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Writ of Possession – Residential

County Court Possession orders between Landlord and Tenant can be enforced using certificated Enforcement Agents with the authority of an Authorised High Court Enforcement Officer. Leave from the court is required to transfer up any judgment of this type. As such, at the possession hearing request permission to transfer to the High Court for enforcement purposes under the County Courts Act 1984, section 42

If you are already in possession of the order, we can provide guidance on obtaining this leave from the court. Call the team on 0207 326 7840

What is needed to transfer up the order or judgment?

To start the transfer up process you will need the following;

  • The judgment or order that states the property you are recovering
  • A payment of £166.00 (court fee)

Due to a more complicated legal process than that of a writ of possession we will require some additional paperwork. The team will be in touch as the process evolves.

How to instruct us

Complete the form here, upload the necessary documents and make the payment of £66.00.

Once these have been received our transfer up team will start the process on your behalf.

What happens next

The team will start working on your case immediately it is received. They will prepare the necessary paperwork for the transfer up to the High Court. It is necessary to confirm the details of the judgment with the issuing court. How swift this is handled will depend on each individual court, the timescale of this is out of our hands.

As soon as we are possession of the High Court Writ you will be notified, and the Compliance stage will commence.


The tenant of the property must be given at least 7 days’ notice that the case and pending enforcement action is being taken. This notification informs them that an application will be made to the High Court to obtain a possession order should they not vacate the property.

All notification letters are sent via Royal Mail with a proof of postage obtained and kept on file

Enforcement stage

Where payment of the debt is not made an Enforcement Agent will attend any relevant address in England or Wales to take control of the debtors’ goods. Depending on the circumstances the Enforcement Agent may remove the goods to sell or may come to an agreement with the debtor to pay instalments through a structured Controlled Goods Agreement (CGA).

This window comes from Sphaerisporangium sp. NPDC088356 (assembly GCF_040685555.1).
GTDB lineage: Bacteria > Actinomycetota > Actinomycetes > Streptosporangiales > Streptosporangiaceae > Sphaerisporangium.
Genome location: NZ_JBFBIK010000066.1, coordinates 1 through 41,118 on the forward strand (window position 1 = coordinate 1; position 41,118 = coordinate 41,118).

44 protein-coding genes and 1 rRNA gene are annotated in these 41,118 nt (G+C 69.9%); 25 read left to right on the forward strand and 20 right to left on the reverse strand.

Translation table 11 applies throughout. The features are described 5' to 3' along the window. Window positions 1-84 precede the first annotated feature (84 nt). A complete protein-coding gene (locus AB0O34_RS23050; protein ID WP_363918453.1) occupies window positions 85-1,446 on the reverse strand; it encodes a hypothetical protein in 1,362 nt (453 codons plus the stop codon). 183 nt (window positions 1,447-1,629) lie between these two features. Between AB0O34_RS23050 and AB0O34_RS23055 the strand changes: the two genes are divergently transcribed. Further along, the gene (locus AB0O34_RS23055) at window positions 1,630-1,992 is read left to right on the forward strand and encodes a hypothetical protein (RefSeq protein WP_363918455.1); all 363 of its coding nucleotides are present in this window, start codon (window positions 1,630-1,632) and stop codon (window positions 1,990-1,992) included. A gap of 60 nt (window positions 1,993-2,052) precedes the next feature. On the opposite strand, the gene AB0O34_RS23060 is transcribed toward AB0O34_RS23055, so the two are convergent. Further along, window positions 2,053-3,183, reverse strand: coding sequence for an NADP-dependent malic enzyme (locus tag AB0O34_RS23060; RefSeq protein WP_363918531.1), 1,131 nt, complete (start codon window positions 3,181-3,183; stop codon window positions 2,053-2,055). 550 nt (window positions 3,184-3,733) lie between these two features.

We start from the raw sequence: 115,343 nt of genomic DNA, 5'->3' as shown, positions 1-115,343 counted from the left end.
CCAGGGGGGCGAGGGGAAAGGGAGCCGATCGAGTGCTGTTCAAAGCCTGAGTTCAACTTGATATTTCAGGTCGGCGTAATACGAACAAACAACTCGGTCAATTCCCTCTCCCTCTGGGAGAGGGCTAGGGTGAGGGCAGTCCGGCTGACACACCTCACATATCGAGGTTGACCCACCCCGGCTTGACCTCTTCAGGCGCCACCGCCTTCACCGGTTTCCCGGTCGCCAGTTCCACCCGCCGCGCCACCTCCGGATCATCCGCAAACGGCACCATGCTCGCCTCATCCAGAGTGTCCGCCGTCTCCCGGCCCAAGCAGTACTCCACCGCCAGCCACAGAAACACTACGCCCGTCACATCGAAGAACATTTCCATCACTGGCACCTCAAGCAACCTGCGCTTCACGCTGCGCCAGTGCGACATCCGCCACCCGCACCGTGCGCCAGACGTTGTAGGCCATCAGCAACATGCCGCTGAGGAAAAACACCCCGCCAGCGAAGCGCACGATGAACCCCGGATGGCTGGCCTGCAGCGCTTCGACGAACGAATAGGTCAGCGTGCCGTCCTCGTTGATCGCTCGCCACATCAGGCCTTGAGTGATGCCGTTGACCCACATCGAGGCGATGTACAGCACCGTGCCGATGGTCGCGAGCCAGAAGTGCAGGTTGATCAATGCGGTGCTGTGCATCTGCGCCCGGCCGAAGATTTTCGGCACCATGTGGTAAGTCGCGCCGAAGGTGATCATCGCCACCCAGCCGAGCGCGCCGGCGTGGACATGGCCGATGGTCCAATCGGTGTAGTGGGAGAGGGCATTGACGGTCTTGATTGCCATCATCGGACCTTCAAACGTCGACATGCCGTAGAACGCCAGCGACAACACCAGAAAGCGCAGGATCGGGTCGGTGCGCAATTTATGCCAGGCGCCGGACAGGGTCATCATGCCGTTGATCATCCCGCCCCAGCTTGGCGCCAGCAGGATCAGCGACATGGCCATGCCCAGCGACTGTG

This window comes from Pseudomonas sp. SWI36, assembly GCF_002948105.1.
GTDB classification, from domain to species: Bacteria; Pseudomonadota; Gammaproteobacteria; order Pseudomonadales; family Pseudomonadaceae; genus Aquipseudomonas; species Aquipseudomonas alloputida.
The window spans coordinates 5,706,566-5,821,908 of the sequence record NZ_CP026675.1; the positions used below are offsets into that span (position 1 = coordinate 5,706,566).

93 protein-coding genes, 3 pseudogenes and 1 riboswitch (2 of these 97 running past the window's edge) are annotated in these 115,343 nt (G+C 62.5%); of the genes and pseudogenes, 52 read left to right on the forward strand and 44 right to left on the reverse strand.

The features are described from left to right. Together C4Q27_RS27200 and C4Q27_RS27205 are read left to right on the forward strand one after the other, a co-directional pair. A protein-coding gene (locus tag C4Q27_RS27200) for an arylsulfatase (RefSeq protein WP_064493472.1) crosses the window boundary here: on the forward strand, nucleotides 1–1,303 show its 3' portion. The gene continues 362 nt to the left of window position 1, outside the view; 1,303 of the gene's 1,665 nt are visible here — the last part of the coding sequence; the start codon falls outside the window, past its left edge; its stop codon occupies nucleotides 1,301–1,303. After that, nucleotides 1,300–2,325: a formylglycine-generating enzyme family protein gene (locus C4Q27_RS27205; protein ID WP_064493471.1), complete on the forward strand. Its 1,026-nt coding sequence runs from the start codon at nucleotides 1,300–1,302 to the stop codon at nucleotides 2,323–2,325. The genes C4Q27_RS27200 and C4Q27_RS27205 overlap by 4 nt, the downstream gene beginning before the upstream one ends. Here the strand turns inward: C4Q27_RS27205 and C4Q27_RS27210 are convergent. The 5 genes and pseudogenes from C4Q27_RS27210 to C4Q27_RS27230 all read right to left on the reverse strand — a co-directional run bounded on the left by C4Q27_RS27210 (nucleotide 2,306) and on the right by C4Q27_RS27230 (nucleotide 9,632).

Should this agreement be breached the debtor will incur additional costs and the enforcement agent can return to remove the controlled goods.

Keeping you up to date

Throughout the entire case you will be provided timely updates as it progresses. Where significant events occur, the team will be in touch with you to discuss them and provide further information

Proceedings for possession of a residential property have yet to start?

If you are in the early stages of pursuing possession, we can introduce you to our panel of solicitors.

These solicitors will discuss the case with you, then assist and advise the best course of action. Where needed they will make an application the Order of Possession.

Call the team on 0207 326 7840 or email

If you require any of Gallowglass Enforcement services, please do not hesitate to contact the team on 0207 326 7840 or email

We will be happy to discuss your property and street security needs.

Other Property Services

High Court Writ of Possession – Trespassers

County Court possession orders can be enforced by enforcement agents by transferring to a High Court Writ.

High Court Writ of Control

County court judgments (CCJs) can be enforced through certificated enforcement agents under the authority of an Authorised High Court Enforcement Officer.

Commercial Rent Arrears Recovery – CRAR

Commercial rent arrears recovery (CRAR) is a specified process for the recovery of pure rent. This is instructed in writing by the landlord without the intervention of the courts.

Forfeiture of Lease

Forfeiture is used to terminate a commercial lease where there has been a breach of a clause(s) within the lease.


A landlord or landowner has the right to recover their land or property. This is a common law right and must be used with caution.